Today is Mother's Day -- which gives me a perfect vantage point from which to reflect on the children and grandchildren in our family. It also brings to mind a 5th grader in my school who gave me a gift the other day -- one of those multi-colored "rubber-band" rings. My reflections and that simple gesture -- that silly little multi-colored "rubber-band" ring -- said it all. For you see, that student walked with classmates of all persuasions and they liked each -- some perhaps loved each other in the sense that good, lasting friendships have built-in. So you see....
NO -- I will not be bullied by this push to assert that group membership defines the essence of humanity. NO -- I will not play into this identity politics and narrative that asserts a belief that one race made, makes, and continues to make everything horrible for another race. NO --I will not teach one child to hate another because their skin color is different. NO -- I will not each any child that they are not capable of achieving the best that God has bestowed upon them -- individually and not as part of a group -- because "someone else" won't allow this because of some implicit privilege. NO -- I will not teach any child to hate our country -- the best that this world can ever imagine -- warts and all. The Declaration of Independence does not need to be rewritten, it needs to be re-read. NO -- I will not teach any child that the greatest country on earth is a 400 year old system of racist oppression and that institutionalized racism has, as the Virginia Commission on African American History Education proclaimed, "...seeped into systems that impact every individual and every aspect of American life, including our classrooms". Rather, I WILL teach them that America is exceptional because of its continuous pursuit of liberty and justice for all to keep that promise of a more perfect union.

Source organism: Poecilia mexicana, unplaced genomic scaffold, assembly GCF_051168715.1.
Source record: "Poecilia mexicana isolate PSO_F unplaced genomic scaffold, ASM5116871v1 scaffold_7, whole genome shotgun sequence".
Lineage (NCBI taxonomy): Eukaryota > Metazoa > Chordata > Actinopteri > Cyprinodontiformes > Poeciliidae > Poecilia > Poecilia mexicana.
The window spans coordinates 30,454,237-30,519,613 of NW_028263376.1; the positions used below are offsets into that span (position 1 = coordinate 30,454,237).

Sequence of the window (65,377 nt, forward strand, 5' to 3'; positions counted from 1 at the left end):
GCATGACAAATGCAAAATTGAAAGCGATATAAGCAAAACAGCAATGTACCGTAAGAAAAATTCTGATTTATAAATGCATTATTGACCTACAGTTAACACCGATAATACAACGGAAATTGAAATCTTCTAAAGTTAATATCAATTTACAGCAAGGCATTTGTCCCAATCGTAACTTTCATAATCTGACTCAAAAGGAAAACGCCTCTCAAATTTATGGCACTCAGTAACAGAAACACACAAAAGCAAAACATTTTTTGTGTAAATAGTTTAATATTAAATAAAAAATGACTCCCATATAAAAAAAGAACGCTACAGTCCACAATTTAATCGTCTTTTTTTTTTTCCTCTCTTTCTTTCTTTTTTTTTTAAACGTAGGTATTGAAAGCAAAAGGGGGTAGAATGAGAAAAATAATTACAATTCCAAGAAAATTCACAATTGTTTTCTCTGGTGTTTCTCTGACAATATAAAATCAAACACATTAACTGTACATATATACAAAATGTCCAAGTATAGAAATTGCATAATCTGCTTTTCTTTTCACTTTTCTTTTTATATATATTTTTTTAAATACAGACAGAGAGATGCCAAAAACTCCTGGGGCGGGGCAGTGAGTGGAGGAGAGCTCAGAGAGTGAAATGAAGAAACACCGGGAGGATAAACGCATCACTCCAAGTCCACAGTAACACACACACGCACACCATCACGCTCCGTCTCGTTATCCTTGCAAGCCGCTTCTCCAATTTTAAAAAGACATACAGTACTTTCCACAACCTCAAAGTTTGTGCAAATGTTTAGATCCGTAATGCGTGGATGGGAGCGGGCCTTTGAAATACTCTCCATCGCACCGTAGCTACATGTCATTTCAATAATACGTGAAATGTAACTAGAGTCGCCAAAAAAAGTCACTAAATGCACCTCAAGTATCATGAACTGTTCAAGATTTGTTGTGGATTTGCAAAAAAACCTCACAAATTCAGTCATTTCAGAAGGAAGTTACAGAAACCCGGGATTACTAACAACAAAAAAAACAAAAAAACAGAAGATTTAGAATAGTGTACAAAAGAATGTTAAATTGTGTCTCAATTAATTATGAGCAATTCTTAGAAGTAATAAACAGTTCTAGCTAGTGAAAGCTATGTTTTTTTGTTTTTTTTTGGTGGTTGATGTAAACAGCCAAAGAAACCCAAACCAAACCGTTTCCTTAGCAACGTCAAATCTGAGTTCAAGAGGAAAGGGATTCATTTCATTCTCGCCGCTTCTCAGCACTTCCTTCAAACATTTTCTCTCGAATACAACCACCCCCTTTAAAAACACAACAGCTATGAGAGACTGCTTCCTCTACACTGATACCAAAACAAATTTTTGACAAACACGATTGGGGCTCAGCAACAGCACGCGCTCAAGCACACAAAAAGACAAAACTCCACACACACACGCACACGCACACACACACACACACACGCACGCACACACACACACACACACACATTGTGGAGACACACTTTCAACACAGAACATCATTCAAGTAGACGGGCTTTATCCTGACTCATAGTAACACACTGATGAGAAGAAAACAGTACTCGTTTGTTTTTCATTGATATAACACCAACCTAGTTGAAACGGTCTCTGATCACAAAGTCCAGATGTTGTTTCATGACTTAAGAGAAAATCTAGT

So, I guess by now you want to hurl the word "racist" at me. Go ahead, I have my "big-girl pants" on -- and I am not afraid. Courage, like anything else, has to be practiced every day - one brick at a time. I am not a racist, never have been, never will be. I believe that every SINGLE person has the ability, the right, the opportunity to be the very best that THEY can be -- not because they belong to a group or not belong to a group -- but because they are who they are. I am neither a victim nor privileged, but it is not acceptable to blame the world's woes on me because I am White. It wouldn't be acceptable if it were reversed. My life -- accomplishments and failures, warts and all -- has been shaped by the family lessons learned and MY decisions, MY efforts, MY hard work. Will outcomes turn out the same for everyone? NO -- the strength of our culture and humanity is that we are all different. So, when someone tries to guilt you with the term "equity" and how could you not believe in that -- you better understand what is really being said. Could I have become a rocket scientist or an astronaut? NO -- but not because "some group" prevented it, but because I didn't have the skill set in myself to be it. What is key, though, is that I had the equal opportunity to pursue it.